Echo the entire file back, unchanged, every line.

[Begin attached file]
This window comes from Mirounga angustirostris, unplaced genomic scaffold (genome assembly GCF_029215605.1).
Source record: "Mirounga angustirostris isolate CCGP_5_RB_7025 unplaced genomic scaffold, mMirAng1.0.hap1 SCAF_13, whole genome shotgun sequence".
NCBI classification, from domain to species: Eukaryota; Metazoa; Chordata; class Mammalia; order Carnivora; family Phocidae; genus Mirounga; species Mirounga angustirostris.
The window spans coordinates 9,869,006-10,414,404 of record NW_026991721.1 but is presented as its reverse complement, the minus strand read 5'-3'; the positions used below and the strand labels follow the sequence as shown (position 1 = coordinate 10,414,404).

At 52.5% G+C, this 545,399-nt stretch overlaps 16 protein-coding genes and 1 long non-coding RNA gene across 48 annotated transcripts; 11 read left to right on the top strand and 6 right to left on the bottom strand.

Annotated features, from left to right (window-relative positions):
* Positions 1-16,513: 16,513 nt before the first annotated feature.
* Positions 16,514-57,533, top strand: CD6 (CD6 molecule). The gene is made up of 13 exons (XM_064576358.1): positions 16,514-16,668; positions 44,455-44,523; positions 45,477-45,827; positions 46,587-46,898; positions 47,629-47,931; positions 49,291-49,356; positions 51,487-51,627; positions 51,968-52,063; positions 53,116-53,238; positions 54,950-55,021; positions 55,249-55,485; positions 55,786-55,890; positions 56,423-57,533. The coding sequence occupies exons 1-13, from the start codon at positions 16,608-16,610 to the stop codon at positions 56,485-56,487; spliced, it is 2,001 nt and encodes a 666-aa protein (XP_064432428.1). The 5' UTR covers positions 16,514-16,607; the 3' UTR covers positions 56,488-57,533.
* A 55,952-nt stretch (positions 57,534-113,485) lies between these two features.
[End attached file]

This window comes from Mirounga angustirostris, unplaced genomic scaffold (genome assembly GCF_029215605.1).
Source record: "Mirounga angustirostris isolate CCGP_5_RB_7025 unplaced genomic scaffold, mMirAng1.0.hap1 SCAF_13, whole genome shotgun sequence".
NCBI classification, from domain to species: Eukaryota; Metazoa; Chordata; class Mammalia; order Carnivora; family Phocidae; genus Mirounga; species Mirounga angustirostris.
The window spans coordinates 9,869,006-10,414,404 of record NW_026991721.1 but is presented as its reverse complement, the minus strand read 5'-3'; the positions used below and the strand labels follow the sequence as shown (position 1 = coordinate 10,414,404).

At 52.5% G+C, this 545,399-nt stretch overlaps 16 protein-coding genes and 1 long non-coding RNA gene across 48 annotated transcripts; 11 read left to right on the top strand and 6 right to left on the bottom strand.

Annotated features, from left to right (window-relative positions):
* Positions 1-16,513: 16,513 nt before the first annotated feature.
* Positions 16,514-57,533, top strand: CD6 (CD6 molecule). The gene is made up of 13 exons (XM_064576358.1): positions 16,514-16,668; positions 44,455-44,523; positions 45,477-45,827; positions 46,587-46,898; positions 47,629-47,931; positions 49,291-49,356; positions 51,487-51,627; positions 51,968-52,063; positions 53,116-53,238; positions 54,950-55,021; positions 55,249-55,485; positions 55,786-55,890; positions 56,423-57,533. The coding sequence occupies exons 1-13, from the start codon at positions 16,608-16,610 to the stop codon at positions 56,485-56,487; spliced, it is 2,001 nt and encodes a 666-aa protein (XP_064432428.1). The 5' UTR covers positions 16,514-16,607; the 3' UTR covers positions 56,488-57,533.
* A 55,952-nt stretch (positions 57,534-113,485) lies between these two features.